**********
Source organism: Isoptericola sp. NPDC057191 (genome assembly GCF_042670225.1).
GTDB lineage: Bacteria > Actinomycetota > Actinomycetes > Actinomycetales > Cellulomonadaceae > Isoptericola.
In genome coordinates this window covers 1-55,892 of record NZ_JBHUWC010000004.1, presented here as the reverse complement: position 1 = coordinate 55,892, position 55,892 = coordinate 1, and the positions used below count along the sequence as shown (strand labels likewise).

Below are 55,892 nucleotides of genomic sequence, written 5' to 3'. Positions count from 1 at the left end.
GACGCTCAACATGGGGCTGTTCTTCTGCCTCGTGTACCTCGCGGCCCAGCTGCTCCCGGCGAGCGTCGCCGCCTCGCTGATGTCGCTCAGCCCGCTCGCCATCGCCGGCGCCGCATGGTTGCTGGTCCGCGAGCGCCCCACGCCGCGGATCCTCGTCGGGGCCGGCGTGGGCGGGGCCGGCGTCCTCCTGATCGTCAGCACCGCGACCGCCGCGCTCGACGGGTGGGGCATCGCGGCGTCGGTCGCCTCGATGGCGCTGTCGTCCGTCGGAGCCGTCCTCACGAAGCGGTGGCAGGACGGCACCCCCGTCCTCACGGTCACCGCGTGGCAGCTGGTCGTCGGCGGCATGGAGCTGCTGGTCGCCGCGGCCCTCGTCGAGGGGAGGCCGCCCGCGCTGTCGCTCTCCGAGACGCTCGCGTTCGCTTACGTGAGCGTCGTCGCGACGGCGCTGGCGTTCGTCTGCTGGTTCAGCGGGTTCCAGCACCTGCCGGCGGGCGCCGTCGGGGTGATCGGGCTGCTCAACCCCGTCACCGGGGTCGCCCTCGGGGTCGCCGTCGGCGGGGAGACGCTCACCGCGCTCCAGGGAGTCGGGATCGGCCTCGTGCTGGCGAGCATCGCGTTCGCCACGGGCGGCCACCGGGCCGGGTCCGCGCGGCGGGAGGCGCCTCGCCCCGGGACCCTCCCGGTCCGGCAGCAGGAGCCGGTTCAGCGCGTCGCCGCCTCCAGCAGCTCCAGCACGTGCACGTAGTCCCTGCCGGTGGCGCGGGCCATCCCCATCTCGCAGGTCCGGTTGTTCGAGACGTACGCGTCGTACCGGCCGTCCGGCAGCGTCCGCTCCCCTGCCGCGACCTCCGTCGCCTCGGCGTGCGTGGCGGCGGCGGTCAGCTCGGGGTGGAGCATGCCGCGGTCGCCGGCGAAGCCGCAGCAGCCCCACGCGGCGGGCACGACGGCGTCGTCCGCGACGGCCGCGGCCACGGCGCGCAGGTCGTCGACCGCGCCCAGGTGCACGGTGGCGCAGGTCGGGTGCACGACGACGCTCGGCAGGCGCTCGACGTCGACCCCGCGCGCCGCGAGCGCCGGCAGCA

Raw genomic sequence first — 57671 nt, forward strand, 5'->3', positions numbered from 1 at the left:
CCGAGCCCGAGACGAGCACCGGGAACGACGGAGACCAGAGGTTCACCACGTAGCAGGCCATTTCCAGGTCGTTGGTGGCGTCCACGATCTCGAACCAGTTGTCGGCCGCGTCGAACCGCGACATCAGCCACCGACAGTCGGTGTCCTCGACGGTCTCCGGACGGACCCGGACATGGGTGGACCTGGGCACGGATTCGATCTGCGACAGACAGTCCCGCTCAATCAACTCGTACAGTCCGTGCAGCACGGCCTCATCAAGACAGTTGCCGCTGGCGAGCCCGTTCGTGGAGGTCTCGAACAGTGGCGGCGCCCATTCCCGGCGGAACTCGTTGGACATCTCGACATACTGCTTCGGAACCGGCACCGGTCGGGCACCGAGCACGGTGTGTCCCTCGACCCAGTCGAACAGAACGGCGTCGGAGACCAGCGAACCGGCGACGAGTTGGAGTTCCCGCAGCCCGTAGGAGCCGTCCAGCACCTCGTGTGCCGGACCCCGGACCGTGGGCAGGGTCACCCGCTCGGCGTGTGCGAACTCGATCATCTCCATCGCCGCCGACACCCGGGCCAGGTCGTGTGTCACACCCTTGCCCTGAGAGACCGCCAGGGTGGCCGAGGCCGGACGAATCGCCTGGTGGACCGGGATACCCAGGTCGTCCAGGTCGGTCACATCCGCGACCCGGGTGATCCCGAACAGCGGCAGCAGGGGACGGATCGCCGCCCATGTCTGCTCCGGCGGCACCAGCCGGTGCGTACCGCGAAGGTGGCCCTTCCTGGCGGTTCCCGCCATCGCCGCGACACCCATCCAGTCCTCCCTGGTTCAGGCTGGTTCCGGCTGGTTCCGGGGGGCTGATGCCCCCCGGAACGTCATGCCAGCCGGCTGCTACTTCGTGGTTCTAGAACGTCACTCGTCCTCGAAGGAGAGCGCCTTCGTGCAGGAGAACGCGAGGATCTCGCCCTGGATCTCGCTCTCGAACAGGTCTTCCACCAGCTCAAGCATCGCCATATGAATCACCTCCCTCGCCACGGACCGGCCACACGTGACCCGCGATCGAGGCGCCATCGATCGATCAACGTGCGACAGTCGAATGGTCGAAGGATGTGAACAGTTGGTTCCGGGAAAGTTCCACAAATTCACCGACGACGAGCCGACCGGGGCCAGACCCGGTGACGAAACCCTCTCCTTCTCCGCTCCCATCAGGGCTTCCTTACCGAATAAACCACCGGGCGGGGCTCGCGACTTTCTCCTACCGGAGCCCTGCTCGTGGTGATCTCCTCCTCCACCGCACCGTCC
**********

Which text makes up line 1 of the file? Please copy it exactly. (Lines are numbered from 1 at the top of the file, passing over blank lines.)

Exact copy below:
Source organism: Isoptericola sp. NPDC057191 (genome assembly GCF_042670225.1).